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Sunday, May 30, 2004

Don't Stop the Carnival

We've decided that Sweet G will be the only one traveling down to Belize in the next week or so. Our decision is partly economic, and partly because he is the one who needs to reassure himself that this is the direction we proceed in. He wants to revisit the property and stop in at the various Ministries to determine the best way to relocate our belongings without paying huge duties. This is less a function of legislature, and more of the clerk's mood that day.

I once spent three days in Belize City, a rather rough place that all guide books suggest you leave as quickly as possible on your way to anywhere else, waiting to receive a pickup truck that we had shipped down from Miami. The first day was occupied with a customs expediter, a man hired to negotiate and speed through the ridiculous process. I had taken the bus into town that morning, and my plan to drive home that evening in time for dinner was dashed when the close of business came before the paperwork could be submitted, leaving me to find a place to stay, with nothing but the clothes on my back, one credit card, and $3,000 cash for duty fees.

Day two, same clothes, no truck. Business there operates like an old mule: push, and it pushes back; push harder and it comes to a complete halt.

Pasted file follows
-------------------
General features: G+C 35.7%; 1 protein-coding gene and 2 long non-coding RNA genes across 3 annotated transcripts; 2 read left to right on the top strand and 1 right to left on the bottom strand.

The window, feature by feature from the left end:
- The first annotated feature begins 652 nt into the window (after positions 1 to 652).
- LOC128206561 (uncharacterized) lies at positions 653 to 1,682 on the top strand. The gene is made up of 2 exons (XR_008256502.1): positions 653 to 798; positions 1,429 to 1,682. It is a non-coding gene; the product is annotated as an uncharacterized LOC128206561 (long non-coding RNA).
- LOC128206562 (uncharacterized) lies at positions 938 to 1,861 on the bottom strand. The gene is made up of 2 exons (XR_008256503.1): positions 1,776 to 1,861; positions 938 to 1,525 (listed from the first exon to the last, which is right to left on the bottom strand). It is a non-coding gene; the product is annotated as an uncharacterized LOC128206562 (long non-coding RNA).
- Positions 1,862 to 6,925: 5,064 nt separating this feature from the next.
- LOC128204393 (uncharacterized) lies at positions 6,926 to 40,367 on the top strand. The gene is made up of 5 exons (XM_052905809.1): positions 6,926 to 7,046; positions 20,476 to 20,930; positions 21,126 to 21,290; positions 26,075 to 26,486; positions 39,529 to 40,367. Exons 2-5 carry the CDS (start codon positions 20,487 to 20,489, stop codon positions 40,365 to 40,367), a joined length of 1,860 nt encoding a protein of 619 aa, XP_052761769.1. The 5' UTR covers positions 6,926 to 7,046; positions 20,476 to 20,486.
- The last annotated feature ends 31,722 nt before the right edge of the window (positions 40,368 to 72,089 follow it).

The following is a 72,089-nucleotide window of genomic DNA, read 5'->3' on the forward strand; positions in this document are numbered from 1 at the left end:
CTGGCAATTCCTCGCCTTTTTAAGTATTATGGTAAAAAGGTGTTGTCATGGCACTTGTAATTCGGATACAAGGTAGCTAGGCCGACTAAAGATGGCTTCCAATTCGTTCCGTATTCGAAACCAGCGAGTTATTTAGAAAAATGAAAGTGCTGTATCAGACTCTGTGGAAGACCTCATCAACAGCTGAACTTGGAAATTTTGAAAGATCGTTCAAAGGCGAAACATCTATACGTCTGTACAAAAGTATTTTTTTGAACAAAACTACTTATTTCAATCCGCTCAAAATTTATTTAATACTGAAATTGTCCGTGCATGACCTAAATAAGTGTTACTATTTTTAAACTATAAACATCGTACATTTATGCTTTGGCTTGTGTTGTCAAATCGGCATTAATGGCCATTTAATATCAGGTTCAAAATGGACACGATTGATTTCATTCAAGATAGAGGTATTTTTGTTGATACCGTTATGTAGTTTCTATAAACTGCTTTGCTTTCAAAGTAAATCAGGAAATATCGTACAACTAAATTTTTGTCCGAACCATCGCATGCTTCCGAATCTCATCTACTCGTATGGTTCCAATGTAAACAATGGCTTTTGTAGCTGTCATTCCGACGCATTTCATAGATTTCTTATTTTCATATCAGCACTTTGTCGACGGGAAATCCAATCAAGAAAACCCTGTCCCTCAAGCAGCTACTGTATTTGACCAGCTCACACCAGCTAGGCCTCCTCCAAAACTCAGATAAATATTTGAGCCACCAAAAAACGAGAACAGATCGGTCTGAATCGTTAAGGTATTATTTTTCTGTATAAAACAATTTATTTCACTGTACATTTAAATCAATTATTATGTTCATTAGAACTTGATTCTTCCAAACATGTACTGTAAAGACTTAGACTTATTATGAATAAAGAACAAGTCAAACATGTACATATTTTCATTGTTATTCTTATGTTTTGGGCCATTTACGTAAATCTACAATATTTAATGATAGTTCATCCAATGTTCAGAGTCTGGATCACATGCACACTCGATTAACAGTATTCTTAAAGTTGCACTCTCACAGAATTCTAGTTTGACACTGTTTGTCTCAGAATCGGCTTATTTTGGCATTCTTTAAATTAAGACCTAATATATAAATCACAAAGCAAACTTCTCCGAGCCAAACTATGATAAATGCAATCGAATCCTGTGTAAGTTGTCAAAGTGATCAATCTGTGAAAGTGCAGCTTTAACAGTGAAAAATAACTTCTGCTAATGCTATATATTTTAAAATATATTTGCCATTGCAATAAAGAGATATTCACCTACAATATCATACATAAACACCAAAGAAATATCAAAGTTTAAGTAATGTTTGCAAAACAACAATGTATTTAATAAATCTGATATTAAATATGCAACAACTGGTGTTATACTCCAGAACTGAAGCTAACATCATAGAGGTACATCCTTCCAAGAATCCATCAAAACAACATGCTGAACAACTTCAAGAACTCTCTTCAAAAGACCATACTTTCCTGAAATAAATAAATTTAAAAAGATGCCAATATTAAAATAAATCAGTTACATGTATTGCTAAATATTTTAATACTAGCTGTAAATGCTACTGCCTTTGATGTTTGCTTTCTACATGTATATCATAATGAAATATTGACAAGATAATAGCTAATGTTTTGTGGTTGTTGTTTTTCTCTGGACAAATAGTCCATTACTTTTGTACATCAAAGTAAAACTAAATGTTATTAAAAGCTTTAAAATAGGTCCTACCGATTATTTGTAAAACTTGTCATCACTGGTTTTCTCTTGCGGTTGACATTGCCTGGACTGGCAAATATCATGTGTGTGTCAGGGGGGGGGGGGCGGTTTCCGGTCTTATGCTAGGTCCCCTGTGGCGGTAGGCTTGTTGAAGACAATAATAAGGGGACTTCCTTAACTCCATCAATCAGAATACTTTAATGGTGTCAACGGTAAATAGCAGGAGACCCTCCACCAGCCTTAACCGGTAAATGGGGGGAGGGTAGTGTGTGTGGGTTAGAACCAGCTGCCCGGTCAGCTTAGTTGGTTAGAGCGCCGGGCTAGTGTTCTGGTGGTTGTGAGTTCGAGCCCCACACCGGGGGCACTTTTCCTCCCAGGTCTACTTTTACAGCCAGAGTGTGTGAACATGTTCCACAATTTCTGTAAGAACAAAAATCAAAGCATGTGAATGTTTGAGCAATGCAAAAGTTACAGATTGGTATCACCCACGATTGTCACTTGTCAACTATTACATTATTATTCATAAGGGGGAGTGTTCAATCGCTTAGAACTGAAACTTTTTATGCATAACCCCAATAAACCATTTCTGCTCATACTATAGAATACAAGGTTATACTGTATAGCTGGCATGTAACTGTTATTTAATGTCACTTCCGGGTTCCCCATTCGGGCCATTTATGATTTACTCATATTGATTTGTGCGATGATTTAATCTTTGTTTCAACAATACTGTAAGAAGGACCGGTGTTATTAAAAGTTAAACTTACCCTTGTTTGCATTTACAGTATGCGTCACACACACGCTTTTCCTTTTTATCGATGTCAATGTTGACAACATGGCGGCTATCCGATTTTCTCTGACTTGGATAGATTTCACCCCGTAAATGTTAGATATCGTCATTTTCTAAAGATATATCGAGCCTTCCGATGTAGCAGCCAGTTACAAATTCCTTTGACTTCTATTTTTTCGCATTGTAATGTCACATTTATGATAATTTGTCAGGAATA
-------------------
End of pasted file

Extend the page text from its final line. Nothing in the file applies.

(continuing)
Patience is a virtue, but too much can hurt you, so on the third day when I burst into the customs office at 9:00:01 AM, and was told that my now approved paperwork had been misplaced, I resorted to tears. They quickly located my forms. Racing between three more offices for final release stamps, and an examination of the truck's tire treads by the agricultural officer for any contamination -- which amounted to him bending over and saying, "OK" -- I was surprised to see our farm manager, who had traveled into town in search of me, worried that I must surely have been murdered by then, but bringing a change of clothes in case I wasn't.

I was one of the lucky ones.

Anyone who's had any business dealings in the Caribbean understands the absurdity of it all. For those of you who haven't, I recommend reading Herman Wouk's Don't Stop the Carnival, a funny story about a former Broadway press agent, who pursues his dream of running a hotel in the tropics.

Coincidentally, this is Jimmy Buffett's favorite book, and one which he and Herman Wouk collaborated on to produce a musical, with Wouk writing the book, and Buffett, the music and lyrics. This production was being tried out off-Broadway, at the Coconut Grove Playhouse in Miami, just as I was taking my early retirement from a job as a public relations rep for a touring Broadway producer in Miami. Mr. Buffett was also the keynote speaker at our annual marketing conference that year, but unfortunately for me, I had already left for Belize.

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